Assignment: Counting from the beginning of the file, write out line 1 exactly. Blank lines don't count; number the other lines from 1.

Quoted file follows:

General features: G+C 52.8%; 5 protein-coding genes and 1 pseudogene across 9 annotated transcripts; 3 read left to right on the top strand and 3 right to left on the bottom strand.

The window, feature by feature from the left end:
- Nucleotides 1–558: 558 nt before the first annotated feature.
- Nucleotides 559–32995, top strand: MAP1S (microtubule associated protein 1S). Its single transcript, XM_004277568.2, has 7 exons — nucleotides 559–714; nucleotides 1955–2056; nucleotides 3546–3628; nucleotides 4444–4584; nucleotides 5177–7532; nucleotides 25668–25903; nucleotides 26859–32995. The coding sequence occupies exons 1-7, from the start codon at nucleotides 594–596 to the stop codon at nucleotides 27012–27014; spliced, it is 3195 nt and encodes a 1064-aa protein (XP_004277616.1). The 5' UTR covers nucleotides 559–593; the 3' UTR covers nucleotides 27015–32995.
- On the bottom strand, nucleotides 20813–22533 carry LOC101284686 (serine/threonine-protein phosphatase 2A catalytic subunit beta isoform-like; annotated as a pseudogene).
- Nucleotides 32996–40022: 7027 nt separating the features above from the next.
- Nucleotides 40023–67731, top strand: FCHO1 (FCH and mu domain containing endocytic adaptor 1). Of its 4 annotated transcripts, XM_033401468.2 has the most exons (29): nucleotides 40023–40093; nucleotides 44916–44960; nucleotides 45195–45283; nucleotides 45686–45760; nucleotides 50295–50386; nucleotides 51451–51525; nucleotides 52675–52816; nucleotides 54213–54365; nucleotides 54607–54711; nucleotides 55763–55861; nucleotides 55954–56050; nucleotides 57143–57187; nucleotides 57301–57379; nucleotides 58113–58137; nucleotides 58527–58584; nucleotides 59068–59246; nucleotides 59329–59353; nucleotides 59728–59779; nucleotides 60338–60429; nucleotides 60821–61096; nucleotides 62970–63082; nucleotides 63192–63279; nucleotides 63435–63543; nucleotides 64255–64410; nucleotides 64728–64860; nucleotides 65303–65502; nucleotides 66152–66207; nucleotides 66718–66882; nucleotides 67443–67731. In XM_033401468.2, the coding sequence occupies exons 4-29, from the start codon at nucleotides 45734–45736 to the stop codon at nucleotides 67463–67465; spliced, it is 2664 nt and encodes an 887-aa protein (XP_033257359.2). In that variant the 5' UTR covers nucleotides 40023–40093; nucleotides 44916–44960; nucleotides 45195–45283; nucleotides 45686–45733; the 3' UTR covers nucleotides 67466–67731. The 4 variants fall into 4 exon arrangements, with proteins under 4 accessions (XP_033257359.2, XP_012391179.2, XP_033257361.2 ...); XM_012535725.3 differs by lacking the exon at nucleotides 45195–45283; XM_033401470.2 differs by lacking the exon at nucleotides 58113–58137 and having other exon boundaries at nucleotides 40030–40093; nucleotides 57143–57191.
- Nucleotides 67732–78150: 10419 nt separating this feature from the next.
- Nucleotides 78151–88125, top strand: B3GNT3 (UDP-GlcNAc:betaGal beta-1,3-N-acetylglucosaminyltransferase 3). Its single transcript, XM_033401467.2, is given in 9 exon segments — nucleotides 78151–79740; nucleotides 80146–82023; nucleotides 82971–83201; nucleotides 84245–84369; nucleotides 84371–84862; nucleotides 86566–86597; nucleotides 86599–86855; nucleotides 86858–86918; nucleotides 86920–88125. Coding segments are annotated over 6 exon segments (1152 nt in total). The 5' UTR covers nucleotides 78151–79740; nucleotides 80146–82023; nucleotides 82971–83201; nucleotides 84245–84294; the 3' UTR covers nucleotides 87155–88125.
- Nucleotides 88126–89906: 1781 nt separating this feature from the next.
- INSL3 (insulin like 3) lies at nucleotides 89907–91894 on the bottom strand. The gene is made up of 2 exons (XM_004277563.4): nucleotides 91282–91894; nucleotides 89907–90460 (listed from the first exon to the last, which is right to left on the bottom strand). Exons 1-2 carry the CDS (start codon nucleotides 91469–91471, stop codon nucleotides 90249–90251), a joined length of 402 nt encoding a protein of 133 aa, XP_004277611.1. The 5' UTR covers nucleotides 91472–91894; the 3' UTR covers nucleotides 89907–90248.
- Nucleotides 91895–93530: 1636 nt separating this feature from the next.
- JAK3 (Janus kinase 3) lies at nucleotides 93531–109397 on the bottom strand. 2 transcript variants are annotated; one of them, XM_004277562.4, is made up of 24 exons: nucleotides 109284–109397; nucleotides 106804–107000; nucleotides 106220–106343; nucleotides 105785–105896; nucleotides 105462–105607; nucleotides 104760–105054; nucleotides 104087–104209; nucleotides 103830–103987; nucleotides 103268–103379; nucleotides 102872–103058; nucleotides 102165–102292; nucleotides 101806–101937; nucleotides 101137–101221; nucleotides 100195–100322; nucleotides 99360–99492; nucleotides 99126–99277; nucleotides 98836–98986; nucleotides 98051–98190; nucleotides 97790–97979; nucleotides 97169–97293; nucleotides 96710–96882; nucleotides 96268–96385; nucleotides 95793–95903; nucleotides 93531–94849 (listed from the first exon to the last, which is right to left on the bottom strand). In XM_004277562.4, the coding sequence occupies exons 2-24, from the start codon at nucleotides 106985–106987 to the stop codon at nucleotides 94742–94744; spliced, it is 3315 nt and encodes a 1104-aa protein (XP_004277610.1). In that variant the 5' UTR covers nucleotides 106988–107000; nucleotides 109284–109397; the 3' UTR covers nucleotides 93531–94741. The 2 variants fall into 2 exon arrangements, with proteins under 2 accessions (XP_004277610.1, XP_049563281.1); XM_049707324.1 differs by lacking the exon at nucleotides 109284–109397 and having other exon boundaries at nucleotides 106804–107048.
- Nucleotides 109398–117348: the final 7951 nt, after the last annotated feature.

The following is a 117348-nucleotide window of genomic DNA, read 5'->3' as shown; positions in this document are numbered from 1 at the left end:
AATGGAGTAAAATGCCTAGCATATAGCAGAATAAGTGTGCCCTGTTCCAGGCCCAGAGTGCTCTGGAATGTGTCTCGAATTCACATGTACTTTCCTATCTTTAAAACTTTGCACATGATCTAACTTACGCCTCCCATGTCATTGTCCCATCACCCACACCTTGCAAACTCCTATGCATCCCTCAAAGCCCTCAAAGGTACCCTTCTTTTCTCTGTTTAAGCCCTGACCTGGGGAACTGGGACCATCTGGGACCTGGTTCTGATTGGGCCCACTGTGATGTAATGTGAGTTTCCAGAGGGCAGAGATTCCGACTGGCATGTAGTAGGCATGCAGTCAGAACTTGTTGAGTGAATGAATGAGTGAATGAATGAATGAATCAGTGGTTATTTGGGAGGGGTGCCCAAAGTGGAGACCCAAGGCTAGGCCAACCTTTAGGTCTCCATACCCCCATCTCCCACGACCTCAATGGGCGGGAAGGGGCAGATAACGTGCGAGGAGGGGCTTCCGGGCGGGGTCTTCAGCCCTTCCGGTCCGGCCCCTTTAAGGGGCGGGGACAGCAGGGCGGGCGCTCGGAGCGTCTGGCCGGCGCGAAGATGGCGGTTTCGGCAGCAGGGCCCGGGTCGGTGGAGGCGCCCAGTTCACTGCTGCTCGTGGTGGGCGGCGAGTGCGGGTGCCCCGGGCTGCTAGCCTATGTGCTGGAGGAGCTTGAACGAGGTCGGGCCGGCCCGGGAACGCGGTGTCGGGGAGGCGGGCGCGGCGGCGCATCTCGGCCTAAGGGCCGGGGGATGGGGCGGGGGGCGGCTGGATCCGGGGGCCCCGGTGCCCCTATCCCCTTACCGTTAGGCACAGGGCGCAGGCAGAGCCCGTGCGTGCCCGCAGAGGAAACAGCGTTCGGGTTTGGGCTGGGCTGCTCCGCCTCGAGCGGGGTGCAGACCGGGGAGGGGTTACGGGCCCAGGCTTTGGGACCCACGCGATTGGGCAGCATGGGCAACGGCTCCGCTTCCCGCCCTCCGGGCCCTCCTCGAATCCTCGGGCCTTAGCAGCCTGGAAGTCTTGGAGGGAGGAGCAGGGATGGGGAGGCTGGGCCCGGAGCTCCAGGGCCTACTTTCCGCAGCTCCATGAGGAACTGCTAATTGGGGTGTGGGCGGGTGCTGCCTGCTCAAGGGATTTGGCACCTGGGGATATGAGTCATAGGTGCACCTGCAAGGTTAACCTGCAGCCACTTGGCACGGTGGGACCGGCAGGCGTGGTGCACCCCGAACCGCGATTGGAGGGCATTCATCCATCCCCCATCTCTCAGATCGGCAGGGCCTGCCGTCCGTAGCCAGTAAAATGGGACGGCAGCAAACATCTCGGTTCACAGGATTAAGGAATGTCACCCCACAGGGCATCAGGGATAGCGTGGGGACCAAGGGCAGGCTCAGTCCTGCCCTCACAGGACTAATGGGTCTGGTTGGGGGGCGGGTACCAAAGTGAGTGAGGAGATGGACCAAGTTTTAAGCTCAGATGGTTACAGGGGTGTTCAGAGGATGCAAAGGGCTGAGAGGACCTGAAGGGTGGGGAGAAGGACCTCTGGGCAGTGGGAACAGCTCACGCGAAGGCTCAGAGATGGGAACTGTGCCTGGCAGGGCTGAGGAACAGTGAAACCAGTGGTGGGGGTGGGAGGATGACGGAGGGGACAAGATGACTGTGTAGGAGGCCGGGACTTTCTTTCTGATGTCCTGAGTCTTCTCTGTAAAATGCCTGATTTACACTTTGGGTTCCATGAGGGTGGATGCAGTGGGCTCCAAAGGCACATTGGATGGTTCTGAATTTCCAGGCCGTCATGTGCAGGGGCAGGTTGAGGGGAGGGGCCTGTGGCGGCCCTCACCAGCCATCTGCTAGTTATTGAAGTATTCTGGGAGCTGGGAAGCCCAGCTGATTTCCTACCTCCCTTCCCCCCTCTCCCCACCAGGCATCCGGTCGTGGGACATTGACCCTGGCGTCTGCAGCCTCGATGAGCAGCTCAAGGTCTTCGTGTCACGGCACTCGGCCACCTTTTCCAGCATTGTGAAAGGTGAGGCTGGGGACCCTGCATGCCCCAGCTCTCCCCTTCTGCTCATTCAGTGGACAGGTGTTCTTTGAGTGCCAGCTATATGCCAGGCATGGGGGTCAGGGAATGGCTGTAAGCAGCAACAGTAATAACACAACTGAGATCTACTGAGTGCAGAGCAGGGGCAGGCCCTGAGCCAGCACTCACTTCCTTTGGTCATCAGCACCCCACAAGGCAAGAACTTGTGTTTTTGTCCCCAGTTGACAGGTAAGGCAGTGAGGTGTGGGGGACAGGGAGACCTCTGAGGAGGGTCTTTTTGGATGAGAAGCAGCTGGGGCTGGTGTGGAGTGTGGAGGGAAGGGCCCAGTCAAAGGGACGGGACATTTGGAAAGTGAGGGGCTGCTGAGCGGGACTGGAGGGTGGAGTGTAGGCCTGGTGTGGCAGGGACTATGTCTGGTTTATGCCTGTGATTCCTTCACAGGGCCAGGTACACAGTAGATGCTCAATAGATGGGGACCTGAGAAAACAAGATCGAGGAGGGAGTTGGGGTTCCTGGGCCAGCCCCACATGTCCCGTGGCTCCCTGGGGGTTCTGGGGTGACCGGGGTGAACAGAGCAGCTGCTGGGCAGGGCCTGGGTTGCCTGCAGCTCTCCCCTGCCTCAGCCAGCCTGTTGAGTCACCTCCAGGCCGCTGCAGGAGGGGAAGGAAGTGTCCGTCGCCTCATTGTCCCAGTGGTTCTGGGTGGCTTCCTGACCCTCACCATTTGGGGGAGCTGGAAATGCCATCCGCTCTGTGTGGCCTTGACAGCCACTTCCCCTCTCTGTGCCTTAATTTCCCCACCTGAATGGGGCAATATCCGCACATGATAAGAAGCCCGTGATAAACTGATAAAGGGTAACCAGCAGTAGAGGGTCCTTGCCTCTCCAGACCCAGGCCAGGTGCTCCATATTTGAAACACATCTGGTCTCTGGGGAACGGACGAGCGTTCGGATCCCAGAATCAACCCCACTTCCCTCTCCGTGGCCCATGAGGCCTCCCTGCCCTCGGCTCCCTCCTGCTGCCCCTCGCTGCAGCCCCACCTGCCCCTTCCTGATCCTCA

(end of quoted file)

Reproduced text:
General features: G+C 52.8%; 5 protein-coding genes and 1 pseudogene across 9 annotated transcripts; 3 read left to right on the top strand and 3 right to left on the bottom strand.